Women Sneakerheads Share The Best Sneakers They're Buying This Spring

Women are making sneaker culture more accessible. Here are the shoes they recommend.
<a href="https://www.instagram.com/melissachanel/?hl=en" target="_blank" role="link" rel="sponsored" class=" js-entry-link cet-external-link" data-vars-item-name="Melissa Chanel" data-vars-item-type="text" data-vars-unit-name="622a1a48e4b06349371a677e" data-vars-unit-type="buzz_body" data-vars-target-content-id="https://www.instagram.com/melissachanel/?hl=en" data-vars-target-content-type="url" data-vars-type="web_external_link" data-vars-subunit-name="article_body" data-vars-subunit-type="component" data-vars-position-in-subunit="0">Melissa Chanel</a>, content creator, sneakerhead and founder of <a href="https://www.kicksandfros.com/" target="_blank" role="link" rel="sponsored" class=" js-entry-link cet-external-link" data-vars-item-name="Kicks &#x26; Fros" data-vars-item-type="text" data-vars-unit-name="622a1a48e4b06349371a677e" data-vars-unit-type="buzz_body" data-vars-target-content-id="https://www.kicksandfros.com/" data-vars-target-content-type="url" data-vars-type="web_external_link" data-vars-subunit-name="article_body" data-vars-subunit-type="component" data-vars-position-in-subunit="1">Kicks & Fros</a>, a sneaker collective celebrating Black women.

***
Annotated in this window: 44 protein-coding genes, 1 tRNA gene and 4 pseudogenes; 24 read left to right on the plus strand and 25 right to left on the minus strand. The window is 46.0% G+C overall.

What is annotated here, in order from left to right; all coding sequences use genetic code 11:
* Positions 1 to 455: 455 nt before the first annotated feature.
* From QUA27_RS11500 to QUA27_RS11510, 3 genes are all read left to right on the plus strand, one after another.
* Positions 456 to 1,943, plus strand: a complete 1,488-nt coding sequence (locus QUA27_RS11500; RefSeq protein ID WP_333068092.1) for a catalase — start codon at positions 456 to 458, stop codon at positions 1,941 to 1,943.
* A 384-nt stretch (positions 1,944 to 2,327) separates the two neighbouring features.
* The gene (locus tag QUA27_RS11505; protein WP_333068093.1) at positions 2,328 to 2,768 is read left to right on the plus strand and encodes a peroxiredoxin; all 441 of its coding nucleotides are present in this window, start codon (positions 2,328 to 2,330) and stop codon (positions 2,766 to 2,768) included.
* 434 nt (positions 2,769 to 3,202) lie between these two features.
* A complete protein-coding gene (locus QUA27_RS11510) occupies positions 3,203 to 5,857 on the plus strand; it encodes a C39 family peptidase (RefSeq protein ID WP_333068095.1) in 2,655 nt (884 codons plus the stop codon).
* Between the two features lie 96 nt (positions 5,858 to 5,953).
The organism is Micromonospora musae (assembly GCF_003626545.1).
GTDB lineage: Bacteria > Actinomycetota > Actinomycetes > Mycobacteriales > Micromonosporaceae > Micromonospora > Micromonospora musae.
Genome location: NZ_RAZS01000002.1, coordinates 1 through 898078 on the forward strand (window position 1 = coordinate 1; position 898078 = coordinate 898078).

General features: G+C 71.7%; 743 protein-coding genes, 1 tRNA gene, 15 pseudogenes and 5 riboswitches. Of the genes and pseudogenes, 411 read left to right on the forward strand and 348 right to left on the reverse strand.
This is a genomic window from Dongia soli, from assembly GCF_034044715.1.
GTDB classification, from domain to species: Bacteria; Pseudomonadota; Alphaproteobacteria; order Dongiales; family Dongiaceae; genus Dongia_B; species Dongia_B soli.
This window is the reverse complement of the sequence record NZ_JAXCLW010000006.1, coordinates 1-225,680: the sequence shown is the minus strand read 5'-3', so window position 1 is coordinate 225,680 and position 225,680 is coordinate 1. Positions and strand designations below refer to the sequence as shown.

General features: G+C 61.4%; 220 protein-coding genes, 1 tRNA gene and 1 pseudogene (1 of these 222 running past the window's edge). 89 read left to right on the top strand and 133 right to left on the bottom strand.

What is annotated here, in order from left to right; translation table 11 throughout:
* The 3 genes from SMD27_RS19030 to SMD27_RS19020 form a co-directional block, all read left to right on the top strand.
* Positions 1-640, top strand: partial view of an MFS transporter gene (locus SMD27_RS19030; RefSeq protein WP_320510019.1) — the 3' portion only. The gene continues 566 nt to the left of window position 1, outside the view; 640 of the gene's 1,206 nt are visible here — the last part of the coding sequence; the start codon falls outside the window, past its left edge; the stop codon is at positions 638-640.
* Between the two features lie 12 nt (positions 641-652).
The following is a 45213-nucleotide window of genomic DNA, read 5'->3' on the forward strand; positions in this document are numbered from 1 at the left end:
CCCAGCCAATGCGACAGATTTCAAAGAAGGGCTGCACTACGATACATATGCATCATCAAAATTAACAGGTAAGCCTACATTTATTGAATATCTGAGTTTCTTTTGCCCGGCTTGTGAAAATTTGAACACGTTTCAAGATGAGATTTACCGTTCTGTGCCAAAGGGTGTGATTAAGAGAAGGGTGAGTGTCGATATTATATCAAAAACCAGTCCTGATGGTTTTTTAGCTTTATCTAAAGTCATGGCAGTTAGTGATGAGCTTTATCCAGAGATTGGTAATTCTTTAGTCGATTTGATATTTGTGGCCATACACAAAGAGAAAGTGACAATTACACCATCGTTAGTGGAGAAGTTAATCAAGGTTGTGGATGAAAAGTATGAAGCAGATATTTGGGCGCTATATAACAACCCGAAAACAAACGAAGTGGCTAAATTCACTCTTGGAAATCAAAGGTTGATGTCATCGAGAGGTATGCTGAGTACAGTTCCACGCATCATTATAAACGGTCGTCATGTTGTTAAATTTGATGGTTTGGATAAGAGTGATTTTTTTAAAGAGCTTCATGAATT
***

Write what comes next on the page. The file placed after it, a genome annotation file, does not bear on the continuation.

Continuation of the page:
Brandon Grate Photography
Melissa Chanel, content creator, sneakerhead and founder of Kicks & Fros, a sneaker collective celebrating Black women.

Melissa Chanel knows there is power in numbers. So when the content creator started getting into sneakers — a space so often dominated by exclusivity and know-it-all men — she knew she didn’t have to do it alone.

“I grew up in a very small town where the community was everything,” Chanel told HuffPost. “So I wanted to cultivate that community aroundsneakers, and let other women know there are women like us that have that same passion for sneakers. That love sneakers, love learning about them, educating themselves on them,creating sneakers. Women work everywhere, from Foot Locker all the way toNike.”

The founder of Kicks & Fros, a sneaker collective celebratingBlack women, Chanel is busting open sneaker culture and encouraging women everywhere to ditch tired of stereotypes of femininity to embrace their own style.